Uncoverage as a model for doing history: a personal testimonial

One of the major debates in the teaching of history right now is whether you should cover or uncover history. The first model, coverage, is likely the model you’ve experienced in your high school history classroom.  The teacher presents scads of information to you, chronologically or thematically ordered, and you read until your brain explodes, taking copious notes and memorizing lists, dates, names, all without much connection from one topic to the next. Sometimes you luck out with a brilliant lecturer, but more often than not, this model ends up as boring and alienating.  It’s the reason people tell me they hate history. When you uncover history, though, as proposed by Lendol Calder in “Uncoverage: Toward a Signature Pedagogy for the History Survey” you start with method–research approaches, question formation–and then you go and find the answers to your questions.  This model is beneficial for a number of major reasons. First, when you formulate your own research questions, rather than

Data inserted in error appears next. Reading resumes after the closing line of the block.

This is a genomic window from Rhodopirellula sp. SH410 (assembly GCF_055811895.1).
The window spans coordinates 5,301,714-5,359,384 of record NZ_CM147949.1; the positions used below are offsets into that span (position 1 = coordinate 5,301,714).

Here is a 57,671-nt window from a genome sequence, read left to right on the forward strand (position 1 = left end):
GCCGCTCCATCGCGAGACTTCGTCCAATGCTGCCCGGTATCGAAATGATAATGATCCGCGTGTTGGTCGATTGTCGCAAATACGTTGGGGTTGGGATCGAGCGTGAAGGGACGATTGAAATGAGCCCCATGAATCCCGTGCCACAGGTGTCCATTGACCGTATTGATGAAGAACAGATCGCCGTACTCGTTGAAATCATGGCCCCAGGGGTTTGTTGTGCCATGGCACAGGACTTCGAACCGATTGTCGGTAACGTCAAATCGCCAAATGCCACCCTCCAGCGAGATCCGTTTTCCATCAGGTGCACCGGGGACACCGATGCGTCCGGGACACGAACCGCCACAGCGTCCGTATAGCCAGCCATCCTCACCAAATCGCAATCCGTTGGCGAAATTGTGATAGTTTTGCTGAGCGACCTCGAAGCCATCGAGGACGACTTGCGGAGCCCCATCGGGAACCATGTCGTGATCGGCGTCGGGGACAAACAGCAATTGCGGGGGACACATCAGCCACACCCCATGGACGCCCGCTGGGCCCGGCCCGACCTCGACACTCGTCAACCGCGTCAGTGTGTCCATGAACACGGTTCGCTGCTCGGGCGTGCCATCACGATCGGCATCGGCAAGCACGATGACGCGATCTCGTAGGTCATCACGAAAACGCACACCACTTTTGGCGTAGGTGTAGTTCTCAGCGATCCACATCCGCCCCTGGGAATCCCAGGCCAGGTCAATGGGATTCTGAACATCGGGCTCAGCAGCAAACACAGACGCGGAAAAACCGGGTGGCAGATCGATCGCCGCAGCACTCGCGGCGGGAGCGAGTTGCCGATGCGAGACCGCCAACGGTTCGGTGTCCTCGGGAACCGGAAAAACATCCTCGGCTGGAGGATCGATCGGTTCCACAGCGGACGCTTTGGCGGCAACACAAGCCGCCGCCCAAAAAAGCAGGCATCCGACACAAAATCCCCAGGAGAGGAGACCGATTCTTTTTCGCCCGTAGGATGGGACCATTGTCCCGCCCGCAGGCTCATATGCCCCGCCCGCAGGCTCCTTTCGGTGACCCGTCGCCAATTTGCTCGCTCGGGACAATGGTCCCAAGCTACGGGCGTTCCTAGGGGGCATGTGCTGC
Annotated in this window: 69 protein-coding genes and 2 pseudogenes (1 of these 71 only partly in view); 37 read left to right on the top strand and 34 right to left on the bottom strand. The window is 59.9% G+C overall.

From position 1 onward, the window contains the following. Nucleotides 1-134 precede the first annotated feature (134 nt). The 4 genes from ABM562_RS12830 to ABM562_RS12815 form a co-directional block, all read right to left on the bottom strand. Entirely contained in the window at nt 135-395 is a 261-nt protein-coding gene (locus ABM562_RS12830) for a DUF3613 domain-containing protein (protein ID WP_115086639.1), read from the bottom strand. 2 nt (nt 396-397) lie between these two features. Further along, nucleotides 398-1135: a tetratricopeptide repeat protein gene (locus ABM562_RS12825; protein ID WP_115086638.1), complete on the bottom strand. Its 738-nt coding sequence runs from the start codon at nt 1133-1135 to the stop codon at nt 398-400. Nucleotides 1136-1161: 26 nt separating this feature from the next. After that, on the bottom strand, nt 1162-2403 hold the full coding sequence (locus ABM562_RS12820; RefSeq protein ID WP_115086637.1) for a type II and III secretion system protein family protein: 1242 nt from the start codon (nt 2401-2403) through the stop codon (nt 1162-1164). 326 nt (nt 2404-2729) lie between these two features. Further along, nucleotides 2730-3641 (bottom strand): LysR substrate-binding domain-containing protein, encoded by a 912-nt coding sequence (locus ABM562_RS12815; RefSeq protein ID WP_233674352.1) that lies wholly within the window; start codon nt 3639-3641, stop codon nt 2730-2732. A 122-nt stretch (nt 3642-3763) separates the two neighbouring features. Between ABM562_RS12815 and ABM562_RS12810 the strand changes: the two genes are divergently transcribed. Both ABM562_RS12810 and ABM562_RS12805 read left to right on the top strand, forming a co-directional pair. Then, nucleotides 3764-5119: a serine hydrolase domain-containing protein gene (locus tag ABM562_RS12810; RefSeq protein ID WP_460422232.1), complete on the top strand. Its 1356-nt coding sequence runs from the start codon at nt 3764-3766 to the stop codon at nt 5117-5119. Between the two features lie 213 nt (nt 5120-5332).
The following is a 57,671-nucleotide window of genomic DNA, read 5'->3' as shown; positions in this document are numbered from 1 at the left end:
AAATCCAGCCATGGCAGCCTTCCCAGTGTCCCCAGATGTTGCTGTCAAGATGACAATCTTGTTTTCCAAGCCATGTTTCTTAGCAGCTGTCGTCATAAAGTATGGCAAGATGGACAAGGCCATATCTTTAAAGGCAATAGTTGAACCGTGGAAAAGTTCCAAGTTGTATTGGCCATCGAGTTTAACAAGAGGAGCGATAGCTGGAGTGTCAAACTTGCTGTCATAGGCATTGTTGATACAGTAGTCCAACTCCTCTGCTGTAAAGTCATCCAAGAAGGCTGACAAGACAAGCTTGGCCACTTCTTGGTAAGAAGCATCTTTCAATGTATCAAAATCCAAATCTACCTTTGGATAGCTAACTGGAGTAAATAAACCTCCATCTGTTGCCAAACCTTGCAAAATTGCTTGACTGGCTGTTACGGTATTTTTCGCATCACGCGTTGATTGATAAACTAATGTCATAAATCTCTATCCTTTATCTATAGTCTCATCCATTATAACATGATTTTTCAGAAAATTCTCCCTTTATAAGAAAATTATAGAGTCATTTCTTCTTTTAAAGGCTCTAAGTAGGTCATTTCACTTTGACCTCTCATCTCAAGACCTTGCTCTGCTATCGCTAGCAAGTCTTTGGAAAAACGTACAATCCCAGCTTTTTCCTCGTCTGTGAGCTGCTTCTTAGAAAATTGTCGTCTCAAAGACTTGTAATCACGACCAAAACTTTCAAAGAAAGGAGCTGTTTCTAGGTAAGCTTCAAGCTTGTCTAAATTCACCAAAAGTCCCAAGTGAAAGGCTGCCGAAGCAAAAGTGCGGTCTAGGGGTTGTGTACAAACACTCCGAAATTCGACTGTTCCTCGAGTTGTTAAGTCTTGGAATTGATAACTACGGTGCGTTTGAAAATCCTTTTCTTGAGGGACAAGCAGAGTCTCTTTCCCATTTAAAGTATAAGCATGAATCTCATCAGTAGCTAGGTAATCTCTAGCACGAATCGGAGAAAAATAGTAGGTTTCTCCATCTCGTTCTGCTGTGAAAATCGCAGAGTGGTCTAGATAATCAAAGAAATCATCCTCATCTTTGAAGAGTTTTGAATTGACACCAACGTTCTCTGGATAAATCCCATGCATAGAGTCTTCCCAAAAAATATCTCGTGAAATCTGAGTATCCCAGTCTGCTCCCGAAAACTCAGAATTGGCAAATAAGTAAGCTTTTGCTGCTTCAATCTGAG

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Traveling internationally for the U.S. humanities grad: planning

Over the past seven years of graduate school, I’ve earned the funding to travel overseas on four occasions–once for my MA and three times for my dissertation. Research trip #1 was almost diverted by a freak snowstorm that hit London and threw everyone into such a tizzy that Heathrow closed its runway and the London Times printed a front page story about people helping each other cross the treacherous streets in the “spirit of the blitz.”  It was like…six inches of snow, guys. The day I flew out for research trip #2, VISA cancelled both my debit and credit card in a company wide fraud protection scheme, leaving with me a bare minimum of cash.  My roommate at the time had to mail me my replacement cards, which was a total fiasco I had forcefully forgotten until just now.  That’s worth a post on it’s own. Anyway, research trip #3 went off alright, aside from the horrid customs officer, but

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